Plan now for Christmas? You might be thinking that most of your holiday harp playing was planned long ago, possibly in the middle of the summer. I have always liked to prepare much of my holiday repertoire then too. But that’s just the first step.
What I want to share with you today are my three most powerful strategies for making sure that you don’t lose the ground you gained when you started practicing your music. Your holiday playing should be an enjoyable part of your holiday, not a source of extra stress.
For a long time, it seemed to me that no matter how prepared I felt at the beginning of November, things started to fall apart as the weeks went on. I didn’t have as much practice time as I expected, or choir directors added music to their programs, or something unexpected happened that created havoc in my jam-packed schedule. Despite my careful planning, I was harried and stressed.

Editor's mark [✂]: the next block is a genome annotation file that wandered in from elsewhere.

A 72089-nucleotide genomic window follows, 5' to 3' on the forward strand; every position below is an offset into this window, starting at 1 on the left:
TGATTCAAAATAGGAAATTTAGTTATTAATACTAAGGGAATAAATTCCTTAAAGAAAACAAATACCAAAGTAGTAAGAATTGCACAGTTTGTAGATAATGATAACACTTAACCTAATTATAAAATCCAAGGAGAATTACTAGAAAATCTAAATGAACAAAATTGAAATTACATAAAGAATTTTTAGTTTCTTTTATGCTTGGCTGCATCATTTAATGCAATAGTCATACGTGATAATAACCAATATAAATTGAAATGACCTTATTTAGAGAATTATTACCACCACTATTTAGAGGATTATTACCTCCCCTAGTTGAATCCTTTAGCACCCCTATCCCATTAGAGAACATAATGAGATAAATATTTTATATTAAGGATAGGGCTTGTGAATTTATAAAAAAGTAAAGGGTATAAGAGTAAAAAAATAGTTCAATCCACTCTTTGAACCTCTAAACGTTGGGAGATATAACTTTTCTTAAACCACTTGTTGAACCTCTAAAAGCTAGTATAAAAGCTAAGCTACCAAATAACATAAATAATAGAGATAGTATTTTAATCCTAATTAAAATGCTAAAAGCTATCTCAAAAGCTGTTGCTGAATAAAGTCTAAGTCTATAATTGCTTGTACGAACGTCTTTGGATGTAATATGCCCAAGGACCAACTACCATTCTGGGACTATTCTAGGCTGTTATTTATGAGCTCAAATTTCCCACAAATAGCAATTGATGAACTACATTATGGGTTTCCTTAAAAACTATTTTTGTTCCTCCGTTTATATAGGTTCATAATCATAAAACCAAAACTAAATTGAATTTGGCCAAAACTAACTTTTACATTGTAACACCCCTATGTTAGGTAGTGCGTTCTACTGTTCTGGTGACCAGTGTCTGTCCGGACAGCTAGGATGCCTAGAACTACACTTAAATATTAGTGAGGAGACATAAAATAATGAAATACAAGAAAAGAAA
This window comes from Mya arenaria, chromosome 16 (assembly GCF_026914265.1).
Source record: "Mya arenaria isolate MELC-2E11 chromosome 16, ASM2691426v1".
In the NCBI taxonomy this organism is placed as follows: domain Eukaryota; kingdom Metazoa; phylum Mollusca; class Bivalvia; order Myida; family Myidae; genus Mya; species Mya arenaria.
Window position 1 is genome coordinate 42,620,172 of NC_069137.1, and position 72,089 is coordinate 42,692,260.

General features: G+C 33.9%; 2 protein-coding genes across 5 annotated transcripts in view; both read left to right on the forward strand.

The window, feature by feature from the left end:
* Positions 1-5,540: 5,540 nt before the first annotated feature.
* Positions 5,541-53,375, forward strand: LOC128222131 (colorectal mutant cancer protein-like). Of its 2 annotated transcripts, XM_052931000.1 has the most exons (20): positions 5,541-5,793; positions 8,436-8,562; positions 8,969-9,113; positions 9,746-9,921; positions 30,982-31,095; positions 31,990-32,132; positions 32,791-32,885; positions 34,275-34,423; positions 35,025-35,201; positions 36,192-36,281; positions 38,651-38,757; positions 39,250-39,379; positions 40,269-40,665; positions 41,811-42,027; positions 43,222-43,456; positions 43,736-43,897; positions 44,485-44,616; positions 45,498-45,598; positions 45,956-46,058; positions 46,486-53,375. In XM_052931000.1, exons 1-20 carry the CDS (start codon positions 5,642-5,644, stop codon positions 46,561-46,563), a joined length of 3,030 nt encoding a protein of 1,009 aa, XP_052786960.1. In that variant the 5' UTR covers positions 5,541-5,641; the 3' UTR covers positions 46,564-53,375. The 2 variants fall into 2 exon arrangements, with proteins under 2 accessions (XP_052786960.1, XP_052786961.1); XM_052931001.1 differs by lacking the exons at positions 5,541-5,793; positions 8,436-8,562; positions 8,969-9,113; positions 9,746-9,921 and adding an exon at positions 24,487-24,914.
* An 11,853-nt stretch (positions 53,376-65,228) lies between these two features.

But then I found the key to eliminating the crunch and the last-minute...
It was one of those flashback moments.
I was helping a student prepare for her first orchestra experience and suddenly, I was twelve years old, in my teacher’s studio, hearing her tell me some of the very same things.
My teacher was Marilyn Costello, principal harpist of the Philadelphia Orchestra, so obviously she was an expert at orchestral playing. Despite the thorough preparation she gave me, there were parts of my early orchestra experience that no one could have prepared me for.
There was the octogenarian conductor with the thick German accent who addressed me in rehearsal only as “leeetle gerrrrl.” There was the odd feeling of being alone in the middle of this large group, being the only harpist, the only musician without a “section” of colleagues and friends. And there was the strange experience of not playing continuously, of contributing in small, isolated moments, and counting vast numbers of bars of rests.
As I grew to understand my role as...